Different exercise modalities have been described in the literature and the results have not been effective in improving balance among elderly individuals. Brown and Holloszy found no significant improvement in balance during gait in volunteers aged 60 to 71 years after training involving a general physical activity program [28]. Combined exercise programs, especially those with a multi-sensory approach, may be more effective in improving balance when compared to programs focused on a single modality, such as aerobics, strength training or flexibility training. Telian et al. report that vestibular rehabilitation was effective in increasing stability [29]. Tanaka et al. state that a training program designed to stimulate both sensory as well as motor function is effective in improving balance in the elderly [30].
During gait on a treadmill, different sensory and motor stimuli are given with safety and in a continuous fashion. Thus, the environment does not interfere during training. However, we suggest the development of studies to identify the optimum duration, frequency and specific intensity for this population. As with other modes of exercise, it is expected that results would be better with a longer duration, greater frequency and greater intensity. There is also a need to compare the effects of different training modes in order to determine the most effective approach to improving balance in elderly individuals.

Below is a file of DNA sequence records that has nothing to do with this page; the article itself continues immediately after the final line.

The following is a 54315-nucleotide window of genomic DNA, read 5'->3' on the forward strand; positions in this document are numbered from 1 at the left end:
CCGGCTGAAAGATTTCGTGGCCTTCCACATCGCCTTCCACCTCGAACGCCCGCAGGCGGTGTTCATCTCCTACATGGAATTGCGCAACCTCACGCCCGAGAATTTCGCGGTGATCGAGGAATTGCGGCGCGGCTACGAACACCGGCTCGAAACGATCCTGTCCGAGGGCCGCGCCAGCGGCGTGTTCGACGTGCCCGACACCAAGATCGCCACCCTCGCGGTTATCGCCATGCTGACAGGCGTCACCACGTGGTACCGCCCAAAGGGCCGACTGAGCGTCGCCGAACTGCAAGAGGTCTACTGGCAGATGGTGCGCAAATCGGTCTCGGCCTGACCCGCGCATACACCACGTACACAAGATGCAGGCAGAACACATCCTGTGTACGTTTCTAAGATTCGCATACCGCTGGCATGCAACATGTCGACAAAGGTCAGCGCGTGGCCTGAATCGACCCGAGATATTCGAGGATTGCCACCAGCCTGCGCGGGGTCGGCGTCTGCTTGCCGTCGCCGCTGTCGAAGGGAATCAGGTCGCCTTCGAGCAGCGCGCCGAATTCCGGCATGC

We also suggest future studies to identify the alterations in postural stability among elderly individuals in a more complete manner, associating the stabilometric test to electromyography and thereby obtaining further information on the muscle strategies used by such individuals for maintaining balance. The sample should also be increased to include elderly men as well in order to analyze their postural stability and compare it to that encountered in elderly women.
In conclusion, the results of the present study indicate that a specific exercise program, such as treadmill-based gait training, which is a dynamic activity, can improve stationary balance in successful elderly women.

Acknowledgments
Work carried out in the of the Rehabilitation Sciences Master’s Program, Nove de Julho University, UNINOVE and Research and Development Institute, IP&D University of Vale do Paraíba, UNIVAP.